Serum concentrations of iron, magnesium, phosphate, and calcium were measured using colorimetric assays (Roche Diagnostics, Burgess Hill, United Kingdom). Serum concentrations of NT-proBNP and ferritin were measured using electrochemiluminescence immunoassays (Roche Diagnostics). Serum concentrations of vitamin B12 and folate were measured using chemiluminescent microparticle assays (Roche Diagnostics). Serum vitamin D concentration was measured using Ultra Performance Liquid Chromatography followed by tandem mass spectrometry (13) (Waters Corporation, Milford, Massachusetts). This method measures both 25-hydroxy-vitamin D2 and 25-hydroxy-vitamin D3, and the results are presented as total 25-hydroxy-vitamin D. The serum concentration of vitamin B6 (pyridoxal phosphate) was measured using high-performance liquid chromatography (HPLC) with fluorescence detection (Chromsystems Instruments & Chemicals, Gräfelfing, Germany). Plasma concentrations of vitamin A (β-carotene) and vitamin E (α-tocopherol) were measured using HPLC with diode array detection (Thermo Fisher Scientific, Waltham, Massachusetts). Serum CRP concentration was measured using an immunoturbidimetric assay (Roche Diagnostics). Serum concentrations of TNF-α, IL-6, and IL-10 were measured using an electrochemiluminescence immunoassay (Randox Laboratories, Crumlin, United Kingdom). The urinary concentration of 8-iso-PGF2α was measured using a colorimetric immunoassay (Enzo Life Sciences, Exeter, United Kingdom).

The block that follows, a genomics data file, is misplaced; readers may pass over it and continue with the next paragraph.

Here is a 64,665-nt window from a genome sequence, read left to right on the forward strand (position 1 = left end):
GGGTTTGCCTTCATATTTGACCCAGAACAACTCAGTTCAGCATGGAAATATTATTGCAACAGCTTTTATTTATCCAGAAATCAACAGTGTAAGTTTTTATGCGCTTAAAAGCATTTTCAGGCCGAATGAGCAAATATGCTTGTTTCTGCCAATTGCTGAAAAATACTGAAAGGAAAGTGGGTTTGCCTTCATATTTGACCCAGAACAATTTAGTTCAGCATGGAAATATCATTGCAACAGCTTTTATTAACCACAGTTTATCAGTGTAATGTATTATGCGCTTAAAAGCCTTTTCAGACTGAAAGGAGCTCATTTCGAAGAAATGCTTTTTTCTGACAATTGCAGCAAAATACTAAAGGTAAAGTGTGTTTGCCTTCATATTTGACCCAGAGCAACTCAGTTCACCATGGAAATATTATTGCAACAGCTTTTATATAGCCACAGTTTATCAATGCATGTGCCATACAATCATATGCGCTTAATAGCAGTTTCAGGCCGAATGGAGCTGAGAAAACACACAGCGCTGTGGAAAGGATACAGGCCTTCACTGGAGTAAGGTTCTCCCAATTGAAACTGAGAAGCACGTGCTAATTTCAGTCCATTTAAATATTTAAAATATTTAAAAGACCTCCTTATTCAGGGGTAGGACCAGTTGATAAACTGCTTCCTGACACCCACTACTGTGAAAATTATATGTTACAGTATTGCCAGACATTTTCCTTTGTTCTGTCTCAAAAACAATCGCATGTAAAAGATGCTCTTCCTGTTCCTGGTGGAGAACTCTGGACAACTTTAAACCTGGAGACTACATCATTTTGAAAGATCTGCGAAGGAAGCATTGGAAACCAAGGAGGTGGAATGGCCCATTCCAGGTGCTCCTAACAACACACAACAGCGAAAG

To assess possible changes in dietary intake during the study, all patients completed a modified version of the European Prospective Investigation into Cancer and Nutrition food frequency questionnaire (FFQ) at baseline and after 12 months. This is a semiquantitative FFQ with good reproducibility and modest to good validity when compared with other dietary assessment methods (14,15).